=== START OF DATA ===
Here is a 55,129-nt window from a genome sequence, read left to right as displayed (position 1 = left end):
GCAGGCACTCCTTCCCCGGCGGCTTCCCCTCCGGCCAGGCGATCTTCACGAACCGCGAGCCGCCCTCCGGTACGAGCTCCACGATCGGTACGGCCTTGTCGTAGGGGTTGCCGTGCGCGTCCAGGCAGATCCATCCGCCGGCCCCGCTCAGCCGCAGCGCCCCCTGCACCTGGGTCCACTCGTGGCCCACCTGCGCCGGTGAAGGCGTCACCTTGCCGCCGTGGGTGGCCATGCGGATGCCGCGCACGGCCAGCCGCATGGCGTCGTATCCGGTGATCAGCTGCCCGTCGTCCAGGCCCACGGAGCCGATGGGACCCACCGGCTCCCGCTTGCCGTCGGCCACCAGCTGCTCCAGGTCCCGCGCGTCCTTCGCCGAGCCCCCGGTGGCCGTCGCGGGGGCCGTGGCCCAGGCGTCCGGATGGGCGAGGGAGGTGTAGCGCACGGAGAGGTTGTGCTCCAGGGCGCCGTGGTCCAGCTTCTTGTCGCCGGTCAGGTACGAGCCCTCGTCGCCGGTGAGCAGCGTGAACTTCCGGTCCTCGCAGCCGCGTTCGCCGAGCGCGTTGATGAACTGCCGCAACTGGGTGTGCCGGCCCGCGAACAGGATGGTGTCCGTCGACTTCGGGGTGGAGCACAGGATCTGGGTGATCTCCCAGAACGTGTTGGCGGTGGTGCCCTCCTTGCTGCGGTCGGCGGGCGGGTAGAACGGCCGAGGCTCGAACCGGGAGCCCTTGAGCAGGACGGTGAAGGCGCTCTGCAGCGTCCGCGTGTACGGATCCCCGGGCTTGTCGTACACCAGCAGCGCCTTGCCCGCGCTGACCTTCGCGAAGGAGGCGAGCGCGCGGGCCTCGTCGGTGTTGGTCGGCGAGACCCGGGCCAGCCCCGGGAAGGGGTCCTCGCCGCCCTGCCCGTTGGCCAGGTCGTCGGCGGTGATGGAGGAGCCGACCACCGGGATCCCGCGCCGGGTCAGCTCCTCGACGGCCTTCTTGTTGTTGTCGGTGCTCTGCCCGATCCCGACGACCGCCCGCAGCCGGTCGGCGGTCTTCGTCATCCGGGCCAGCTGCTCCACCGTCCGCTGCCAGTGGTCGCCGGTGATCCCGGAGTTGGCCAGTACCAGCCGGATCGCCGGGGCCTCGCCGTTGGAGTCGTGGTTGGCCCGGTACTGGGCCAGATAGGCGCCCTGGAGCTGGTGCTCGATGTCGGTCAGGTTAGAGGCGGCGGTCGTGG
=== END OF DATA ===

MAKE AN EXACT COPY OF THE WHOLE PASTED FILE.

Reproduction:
Here is a 55,129-nt window from a genome sequence, read left to right as displayed (position 1 = left end):
GCAGGCACTCCTTCCCCGGCGGCTTCCCCTCCGGCCAGGCGATCTTCACGAACCGCGAGCCGCCCTCCGGTACGAGCTCCACGATCGGTACGGCCTTGTCGTAGGGGTTGCCGTGCGCGTCCAGGCAGATCCATCCGCCGGCCCCGCTCAGCCGCAGCGCCCCCTGCACCTGGGTCCACTCGTGGCCCACCTGCGCCGGTGAAGGCGTCACCTTGCCGCCGTGGGTGGCCATGCGGATGCCGCGCACGGCCAGCCGCATGGCGTCGTATCCGGTGATCAGCTGCCCGTCGTCCAGGCCCACGGAGCCGATGGGACCCACCGGCTCCCGCTTGCCGTCGGCCACCAGCTGCTCCAGGTCCCGCGCGTCCTTCGCCGAGCCCCCGGTGGCCGTCGCGGGGGCCGTGGCCCAGGCGTCCGGATGGGCGAGGGAGGTGTAGCGCACGGAGAGGTTGTGCTCCAGGGCGCCGTGGTCCAGCTTCTTGTCGCCGGTCAGGTACGAGCCCTCGTCGCCGGTGAGCAGCGTGAACTTCCGGTCCTCGCAGCCGCGTTCGCCGAGCGCGTTGATGAACTGCCGCAACTGGGTGTGCCGGCCCGCGAACAGGATGGTGTCCGTCGACTTCGGGGTGGAGCACAGGATCTGGGTGATCTCCCAGAACGTGTTGGCGGTGGTGCCCTCCTTGCTGCGGTCGGCGGGCGGGTAGAACGGCCGAGGCTCGAACCGGGAGCCCTTGAGCAGGACGGTGAAGGCGCTCTGCAGCGTCCGCGTGTACGGATCCCCGGGCTTGTCGTACACCAGCAGCGCCTTGCCCGCGCTGACCTTCGCGAAGGAGGCGAGCGCGCGGGCCTCGTCGGTGTTGGTCGGCGAGACCCGGGCCAGCCCCGGGAAGGGGTCCTCGCCGCCCTGCCCGTTGGCCAGGTCGTCGGCGGTGATGGAGGAGCCGACCACCGGGATCCCGCGCCGGGTCAGCTCCTCGACGGCCTTCTTGTTGTTGTCGGTGCTCTGCCCGATCCCGACGACCGCCCGCAGCCGGTCGGCGGTCTTCGTCATCCGGGCCAGCTGCTCCACCGTCCGCTGCCAGTGGTCGCCGGTGATCCCGGAGTTGGCCAGTACCAGCCGGATCGCCGGGGCCTCGCCGTTGGAGTCGTGGTTGGCCCGGTACTGGGCCAGATAGGCGCCCTGGAGCTGGTGCTCGATGTCGGTCAGGTTAGAGGCGGCGGTCGTGG